When it was released back in 2004, the original Far Cry was ground breaking in many respects.
It marked the debut of the CryEngine, a purpose-built graphical engine designed to push the limits of the available hardware by offering staggeringly deep draw distances, extensive pixel shader use and (eventually) support for Shader Model 3.0. Due to the setting of a lush tropical island, most people will remember Far Cry for the level of complexity provided to the water and vegetation effects. Although the storyline was dark and complex, it generally took a back seat to the eye candy.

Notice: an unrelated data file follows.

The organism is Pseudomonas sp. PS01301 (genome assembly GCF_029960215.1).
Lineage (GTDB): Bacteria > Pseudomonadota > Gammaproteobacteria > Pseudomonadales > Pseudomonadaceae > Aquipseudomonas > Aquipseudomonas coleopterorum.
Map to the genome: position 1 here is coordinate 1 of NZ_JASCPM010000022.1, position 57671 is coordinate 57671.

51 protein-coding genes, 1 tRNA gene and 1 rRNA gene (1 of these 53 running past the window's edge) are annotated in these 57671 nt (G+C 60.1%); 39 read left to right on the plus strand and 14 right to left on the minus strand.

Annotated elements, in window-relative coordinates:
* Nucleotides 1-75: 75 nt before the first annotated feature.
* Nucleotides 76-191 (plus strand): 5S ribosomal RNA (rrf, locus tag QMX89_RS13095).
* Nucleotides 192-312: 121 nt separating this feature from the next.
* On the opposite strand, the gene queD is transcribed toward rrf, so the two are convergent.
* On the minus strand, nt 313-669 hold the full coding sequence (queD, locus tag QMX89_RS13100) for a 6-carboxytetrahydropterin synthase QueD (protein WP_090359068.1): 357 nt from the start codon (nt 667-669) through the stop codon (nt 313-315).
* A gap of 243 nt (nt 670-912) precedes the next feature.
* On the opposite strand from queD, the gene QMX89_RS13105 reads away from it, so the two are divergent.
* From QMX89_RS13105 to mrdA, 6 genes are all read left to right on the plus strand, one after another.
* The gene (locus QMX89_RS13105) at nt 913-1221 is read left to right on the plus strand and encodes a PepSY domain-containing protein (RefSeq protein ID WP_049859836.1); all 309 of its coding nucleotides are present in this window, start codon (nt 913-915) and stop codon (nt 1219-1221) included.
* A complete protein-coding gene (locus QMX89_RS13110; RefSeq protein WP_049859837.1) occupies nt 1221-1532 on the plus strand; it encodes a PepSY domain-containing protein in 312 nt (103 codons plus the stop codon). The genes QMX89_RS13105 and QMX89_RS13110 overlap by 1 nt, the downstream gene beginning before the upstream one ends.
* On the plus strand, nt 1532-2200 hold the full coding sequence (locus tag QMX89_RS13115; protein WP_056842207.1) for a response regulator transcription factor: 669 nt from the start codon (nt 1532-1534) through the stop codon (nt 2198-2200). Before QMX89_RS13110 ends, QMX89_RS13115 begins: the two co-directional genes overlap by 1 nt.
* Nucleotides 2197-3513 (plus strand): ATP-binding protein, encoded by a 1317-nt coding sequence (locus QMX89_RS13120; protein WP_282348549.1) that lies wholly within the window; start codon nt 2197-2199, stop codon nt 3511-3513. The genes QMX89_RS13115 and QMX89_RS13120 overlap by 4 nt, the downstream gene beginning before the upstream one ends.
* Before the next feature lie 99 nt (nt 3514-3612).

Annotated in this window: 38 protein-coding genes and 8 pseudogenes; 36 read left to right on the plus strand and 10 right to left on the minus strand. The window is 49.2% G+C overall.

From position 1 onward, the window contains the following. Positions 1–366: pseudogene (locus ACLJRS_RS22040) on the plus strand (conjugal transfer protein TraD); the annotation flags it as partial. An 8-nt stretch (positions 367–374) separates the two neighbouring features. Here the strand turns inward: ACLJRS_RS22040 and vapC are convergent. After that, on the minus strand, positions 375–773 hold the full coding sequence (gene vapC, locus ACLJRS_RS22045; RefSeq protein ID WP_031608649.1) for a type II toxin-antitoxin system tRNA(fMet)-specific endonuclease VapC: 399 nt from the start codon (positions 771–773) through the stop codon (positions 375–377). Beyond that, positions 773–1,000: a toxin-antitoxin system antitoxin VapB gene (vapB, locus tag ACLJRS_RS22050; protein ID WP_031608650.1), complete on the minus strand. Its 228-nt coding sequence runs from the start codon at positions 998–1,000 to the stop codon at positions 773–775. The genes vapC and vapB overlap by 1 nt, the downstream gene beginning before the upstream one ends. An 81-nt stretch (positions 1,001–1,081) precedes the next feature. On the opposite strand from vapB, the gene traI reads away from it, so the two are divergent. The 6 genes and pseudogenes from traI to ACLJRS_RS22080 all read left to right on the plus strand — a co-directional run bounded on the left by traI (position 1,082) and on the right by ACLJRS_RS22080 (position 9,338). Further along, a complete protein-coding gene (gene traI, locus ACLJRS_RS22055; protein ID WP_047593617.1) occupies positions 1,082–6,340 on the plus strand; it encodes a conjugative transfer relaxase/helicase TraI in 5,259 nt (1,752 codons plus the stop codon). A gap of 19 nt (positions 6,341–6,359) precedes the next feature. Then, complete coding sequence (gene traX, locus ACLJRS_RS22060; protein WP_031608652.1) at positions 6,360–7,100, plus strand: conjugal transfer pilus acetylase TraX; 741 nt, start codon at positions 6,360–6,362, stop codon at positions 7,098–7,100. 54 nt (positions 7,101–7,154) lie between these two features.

Four years on, and the plan hasn't changed much. Ubisoft Montreal took over development of the sequel, but despite the lack of involvement from CryTek, Far Cry 2 will probably be remembered for pushing the graphical envelope just as much as the original did - owing greatly to its (again) purpose-built "Dunia" graphics engine, which has been four years in development. This time however it's not the dime-a-dozen "tropical island setting with underground bunkers" theme you'll be investing a significant portion of your pre-holiday time with, it's a land that offers virtually limitless scope to entertain and enthrall, and one which has barely been approached by game makers before - Africa.''